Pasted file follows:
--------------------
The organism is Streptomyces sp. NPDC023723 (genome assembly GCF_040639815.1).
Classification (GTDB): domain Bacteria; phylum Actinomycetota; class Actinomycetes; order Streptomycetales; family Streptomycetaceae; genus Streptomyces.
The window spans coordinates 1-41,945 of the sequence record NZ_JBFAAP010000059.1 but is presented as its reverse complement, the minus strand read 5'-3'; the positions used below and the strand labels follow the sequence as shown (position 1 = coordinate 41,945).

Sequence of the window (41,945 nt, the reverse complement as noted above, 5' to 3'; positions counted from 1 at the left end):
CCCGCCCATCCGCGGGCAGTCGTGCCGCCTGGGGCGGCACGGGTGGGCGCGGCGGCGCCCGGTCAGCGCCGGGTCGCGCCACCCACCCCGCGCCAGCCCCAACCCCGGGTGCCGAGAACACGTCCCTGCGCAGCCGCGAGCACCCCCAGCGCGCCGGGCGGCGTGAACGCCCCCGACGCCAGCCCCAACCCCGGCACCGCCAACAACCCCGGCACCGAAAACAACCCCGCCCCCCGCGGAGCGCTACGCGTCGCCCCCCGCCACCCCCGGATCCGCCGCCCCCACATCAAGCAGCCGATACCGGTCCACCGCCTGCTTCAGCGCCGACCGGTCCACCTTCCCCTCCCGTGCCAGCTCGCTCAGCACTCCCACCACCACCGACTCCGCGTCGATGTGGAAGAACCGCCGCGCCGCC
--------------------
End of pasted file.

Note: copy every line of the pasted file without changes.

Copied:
The organism is Streptomyces sp. NPDC023723 (genome assembly GCF_040639815.1).
Classification (GTDB): domain Bacteria; phylum Actinomycetota; class Actinomycetes; order Streptomycetales; family Streptomycetaceae; genus Streptomyces.
The window spans coordinates 1-41,945 of the sequence record NZ_JBFAAP010000059.1 but is presented as its reverse complement, the minus strand read 5'-3'; the positions used below and the strand labels follow the sequence as shown (position 1 = coordinate 41,945).

Sequence of the window (41,945 nt, the reverse complement as noted above, 5' to 3'; positions counted from 1 at the left end):
CCCGCCCATCCGCGGGCAGTCGTGCCGCCTGGGGCGGCACGGGTGGGCGCGGCGGCGCCCGGTCAGCGCCGGGTCGCGCCACCCACCCCGCGCCAGCCCCAACCCCGGGTGCCGAGAACACGTCCCTGCGCAGCCGCGAGCACCCCCAGCGCGCCGGGCGGCGTGAACGCCCCCGACGCCAGCCCCAACCCCGGCACCGCCAACAACCCCGGCACCGAAAACAACCCCGCCCCCCGCGGAGCGCTACGCGTCGCCCCCCGCCACCCCCGGATCCGCCGCCCCCACATCAAGCAGCCGATACCGGTCCACCGCCTGCTTCAGCGCCGACCGGTCCACCTTCCCCTCCCGTGCCAGCTCGCTCAGCACTCCCACCACCACCGACTCCGCGTCGATGTGGAAGAACCGCCGCGCCGCC